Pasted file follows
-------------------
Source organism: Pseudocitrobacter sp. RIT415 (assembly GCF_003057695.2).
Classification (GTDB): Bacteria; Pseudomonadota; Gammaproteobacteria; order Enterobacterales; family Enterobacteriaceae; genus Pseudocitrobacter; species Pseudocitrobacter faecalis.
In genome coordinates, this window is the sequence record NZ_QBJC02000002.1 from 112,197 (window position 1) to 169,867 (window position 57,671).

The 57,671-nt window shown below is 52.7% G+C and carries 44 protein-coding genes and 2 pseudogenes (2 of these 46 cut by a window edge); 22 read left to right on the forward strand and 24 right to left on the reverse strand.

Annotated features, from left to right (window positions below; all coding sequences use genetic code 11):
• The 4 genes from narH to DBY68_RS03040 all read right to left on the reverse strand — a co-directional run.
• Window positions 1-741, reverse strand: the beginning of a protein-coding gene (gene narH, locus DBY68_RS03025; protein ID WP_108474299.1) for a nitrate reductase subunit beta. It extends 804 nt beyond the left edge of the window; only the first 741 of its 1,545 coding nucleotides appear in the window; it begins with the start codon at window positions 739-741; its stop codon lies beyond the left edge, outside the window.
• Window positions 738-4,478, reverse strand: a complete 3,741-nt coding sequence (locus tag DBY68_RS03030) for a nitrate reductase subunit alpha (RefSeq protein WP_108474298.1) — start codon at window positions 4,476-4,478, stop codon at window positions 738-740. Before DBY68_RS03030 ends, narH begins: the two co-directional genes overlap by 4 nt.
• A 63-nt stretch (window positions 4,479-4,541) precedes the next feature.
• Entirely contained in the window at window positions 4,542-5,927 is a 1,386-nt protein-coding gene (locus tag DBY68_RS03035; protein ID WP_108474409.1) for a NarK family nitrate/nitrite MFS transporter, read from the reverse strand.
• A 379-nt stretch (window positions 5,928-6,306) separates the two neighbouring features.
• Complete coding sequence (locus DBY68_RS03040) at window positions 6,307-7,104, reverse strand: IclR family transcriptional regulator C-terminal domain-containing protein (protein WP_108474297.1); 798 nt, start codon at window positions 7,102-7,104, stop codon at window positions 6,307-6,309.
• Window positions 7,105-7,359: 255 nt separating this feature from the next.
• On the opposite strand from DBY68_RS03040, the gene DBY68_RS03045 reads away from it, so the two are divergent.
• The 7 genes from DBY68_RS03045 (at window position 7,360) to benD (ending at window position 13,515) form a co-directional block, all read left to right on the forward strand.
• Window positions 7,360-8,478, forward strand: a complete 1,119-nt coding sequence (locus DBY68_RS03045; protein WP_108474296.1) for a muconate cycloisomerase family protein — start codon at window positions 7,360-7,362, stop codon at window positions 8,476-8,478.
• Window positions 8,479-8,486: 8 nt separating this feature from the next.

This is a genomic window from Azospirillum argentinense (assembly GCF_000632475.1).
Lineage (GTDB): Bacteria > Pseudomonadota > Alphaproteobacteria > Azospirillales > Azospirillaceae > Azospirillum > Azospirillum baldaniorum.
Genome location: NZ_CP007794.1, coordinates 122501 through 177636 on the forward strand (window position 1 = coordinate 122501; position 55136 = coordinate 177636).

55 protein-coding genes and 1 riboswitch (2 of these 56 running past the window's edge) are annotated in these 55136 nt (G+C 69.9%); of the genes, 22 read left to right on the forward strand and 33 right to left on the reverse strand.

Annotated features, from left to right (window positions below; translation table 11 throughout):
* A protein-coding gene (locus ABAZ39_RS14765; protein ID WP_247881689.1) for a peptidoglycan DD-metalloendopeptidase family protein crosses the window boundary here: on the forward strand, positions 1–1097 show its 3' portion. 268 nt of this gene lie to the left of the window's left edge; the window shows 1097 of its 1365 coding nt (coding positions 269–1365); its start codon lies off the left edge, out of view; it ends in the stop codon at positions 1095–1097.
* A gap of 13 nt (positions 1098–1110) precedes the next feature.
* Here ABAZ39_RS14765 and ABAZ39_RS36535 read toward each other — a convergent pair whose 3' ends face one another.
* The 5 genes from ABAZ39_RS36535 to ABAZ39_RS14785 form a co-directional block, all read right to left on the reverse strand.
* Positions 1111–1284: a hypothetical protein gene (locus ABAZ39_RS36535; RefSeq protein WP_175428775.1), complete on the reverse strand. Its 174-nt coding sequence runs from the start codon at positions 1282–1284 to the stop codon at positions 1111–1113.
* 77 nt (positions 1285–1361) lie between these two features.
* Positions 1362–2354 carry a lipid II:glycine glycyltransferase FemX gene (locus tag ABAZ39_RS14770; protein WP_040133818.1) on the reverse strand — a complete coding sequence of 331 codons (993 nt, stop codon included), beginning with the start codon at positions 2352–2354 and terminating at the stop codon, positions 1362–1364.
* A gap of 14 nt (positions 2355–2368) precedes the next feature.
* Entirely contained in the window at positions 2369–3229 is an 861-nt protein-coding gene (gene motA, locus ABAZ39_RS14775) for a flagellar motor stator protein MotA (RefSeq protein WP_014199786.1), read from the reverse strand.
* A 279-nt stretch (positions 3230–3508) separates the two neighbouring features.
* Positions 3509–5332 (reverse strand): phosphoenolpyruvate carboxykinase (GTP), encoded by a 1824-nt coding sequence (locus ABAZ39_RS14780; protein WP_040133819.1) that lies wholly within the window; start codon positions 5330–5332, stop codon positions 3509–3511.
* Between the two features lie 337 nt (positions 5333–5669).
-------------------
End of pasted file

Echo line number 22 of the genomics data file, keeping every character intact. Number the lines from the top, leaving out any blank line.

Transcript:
Annotated features, from left to right (window positions below; translation table 11 throughout):